OPUS is an audio file that is encoded using the Ogg Opus format (lossy coding). It was created for online audio streaming, that is, in order to transmit sound through a global network. The format is being developed by the Internet Engineering Task Force (IETF) and Xiph.Org communities. Applies SILK codecs when used in Skype and CELT (from Xiph.Org), provides support for variable bitrate. Most often, the OPUS codec is used for video conferencing, game chats, VoIP telephony. OPUS is a free audio codec that has international standard status (IETF RFC 6716). Its main advantages are a low coding delay (from 2.5 to 60 ms) and its significant speed, an increased degree of compression of audio data with high-quality sound, as well as support for multi-channel audio (within 255 channels). In 2011, J. Skeglund of Google conducted two series of tests, during which OPUS coding and decoding were compared, taking into account the assessments of experts and ordinary listeners. Studies have shown that OPUS provides stereo music with the same quality as MP3 and better quality than G.719 64 kbps. OPUS offers great streaming capabilities with dynamic tweaking and very low latency. This is always high sound quality and excellent data compression. Full support for OPUS is provided by Mozilla applications. He is the key Skype audio codec.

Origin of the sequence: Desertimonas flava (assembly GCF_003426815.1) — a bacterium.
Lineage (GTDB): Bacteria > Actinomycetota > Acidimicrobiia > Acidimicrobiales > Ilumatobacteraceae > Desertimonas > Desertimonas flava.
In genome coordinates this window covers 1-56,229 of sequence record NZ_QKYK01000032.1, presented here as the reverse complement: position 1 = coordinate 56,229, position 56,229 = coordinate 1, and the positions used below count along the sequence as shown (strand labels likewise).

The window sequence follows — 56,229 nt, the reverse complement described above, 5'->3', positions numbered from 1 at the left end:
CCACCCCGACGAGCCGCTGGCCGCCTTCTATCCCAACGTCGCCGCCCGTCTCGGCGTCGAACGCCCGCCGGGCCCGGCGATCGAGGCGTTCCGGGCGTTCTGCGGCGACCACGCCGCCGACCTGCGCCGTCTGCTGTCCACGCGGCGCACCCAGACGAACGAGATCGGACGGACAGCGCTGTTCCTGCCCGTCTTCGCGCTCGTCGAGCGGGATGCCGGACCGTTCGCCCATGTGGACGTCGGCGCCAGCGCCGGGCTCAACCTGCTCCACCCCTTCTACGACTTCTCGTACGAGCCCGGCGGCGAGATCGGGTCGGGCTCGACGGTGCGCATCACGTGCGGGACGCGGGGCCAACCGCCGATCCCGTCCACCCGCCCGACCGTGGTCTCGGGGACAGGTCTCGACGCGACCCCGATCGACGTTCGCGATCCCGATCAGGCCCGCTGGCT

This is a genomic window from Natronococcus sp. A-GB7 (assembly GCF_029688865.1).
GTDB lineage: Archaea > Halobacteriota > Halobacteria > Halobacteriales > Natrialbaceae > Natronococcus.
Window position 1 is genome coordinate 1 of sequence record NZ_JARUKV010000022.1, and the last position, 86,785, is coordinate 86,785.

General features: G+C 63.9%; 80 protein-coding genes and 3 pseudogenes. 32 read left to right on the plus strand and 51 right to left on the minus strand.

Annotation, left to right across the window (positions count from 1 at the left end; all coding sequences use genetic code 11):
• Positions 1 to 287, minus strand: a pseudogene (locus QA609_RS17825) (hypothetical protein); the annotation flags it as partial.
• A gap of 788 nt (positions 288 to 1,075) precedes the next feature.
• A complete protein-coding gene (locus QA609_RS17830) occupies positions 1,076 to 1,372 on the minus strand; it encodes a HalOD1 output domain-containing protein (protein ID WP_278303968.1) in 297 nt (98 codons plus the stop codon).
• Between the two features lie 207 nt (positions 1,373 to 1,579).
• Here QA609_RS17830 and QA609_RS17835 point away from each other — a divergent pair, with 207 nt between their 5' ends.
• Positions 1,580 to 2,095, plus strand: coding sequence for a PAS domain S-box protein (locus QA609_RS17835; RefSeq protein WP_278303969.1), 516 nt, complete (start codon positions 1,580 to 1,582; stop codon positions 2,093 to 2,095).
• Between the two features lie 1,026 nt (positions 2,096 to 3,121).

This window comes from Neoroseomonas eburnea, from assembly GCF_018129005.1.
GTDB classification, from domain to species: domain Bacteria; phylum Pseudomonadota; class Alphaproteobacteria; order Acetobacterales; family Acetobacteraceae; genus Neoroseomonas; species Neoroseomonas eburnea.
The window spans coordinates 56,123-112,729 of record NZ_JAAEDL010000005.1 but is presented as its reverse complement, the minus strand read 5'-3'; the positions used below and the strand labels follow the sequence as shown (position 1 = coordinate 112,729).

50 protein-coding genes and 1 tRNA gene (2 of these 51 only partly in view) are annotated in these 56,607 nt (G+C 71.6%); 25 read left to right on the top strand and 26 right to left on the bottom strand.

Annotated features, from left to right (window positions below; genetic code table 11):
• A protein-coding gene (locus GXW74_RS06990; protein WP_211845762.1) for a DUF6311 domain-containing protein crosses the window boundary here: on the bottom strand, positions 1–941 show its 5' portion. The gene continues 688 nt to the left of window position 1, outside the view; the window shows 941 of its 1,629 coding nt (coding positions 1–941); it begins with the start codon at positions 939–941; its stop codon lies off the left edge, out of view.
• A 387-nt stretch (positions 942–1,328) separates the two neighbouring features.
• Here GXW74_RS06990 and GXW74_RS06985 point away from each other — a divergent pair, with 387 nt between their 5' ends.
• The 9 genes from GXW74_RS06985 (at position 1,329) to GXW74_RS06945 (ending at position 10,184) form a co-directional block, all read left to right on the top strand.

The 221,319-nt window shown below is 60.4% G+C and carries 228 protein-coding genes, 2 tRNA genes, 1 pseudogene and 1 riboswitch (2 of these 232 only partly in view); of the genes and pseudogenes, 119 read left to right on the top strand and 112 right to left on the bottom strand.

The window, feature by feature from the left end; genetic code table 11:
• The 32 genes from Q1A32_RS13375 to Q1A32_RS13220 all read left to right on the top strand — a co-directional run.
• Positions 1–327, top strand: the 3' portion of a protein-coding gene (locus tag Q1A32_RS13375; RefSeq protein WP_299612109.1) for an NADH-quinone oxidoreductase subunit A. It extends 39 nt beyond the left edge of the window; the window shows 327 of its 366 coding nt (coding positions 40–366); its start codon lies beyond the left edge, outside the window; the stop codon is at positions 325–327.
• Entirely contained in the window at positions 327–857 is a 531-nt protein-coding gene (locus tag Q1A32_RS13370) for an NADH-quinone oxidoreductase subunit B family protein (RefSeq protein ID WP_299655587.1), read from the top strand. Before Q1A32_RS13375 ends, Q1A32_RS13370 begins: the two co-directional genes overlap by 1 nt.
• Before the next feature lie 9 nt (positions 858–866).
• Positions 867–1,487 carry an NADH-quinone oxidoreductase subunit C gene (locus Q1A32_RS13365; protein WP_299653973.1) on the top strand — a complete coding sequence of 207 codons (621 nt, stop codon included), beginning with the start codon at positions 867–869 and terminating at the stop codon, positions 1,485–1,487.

WMA is a widespread licensed audio stream compression format. Created in 1999 by Signal Processing Group, a member of the IT giant Microsoft. Initially, this company created WMA as a competitor to the popular MP3 format. The name WMA is an abbreviation for Windows Media Audio. Among the advantages of this format is the support of almost all Windows systems and devices, as well as the similarity in characteristics and quality with MP3 files. It is believed that a compressed WMA audio file with a bit rate of 160 kbit / s is fully consistent with the quality of an MP3 file with a bit rate of 256 kbit / s. Today, even Apple devices support the WMA format.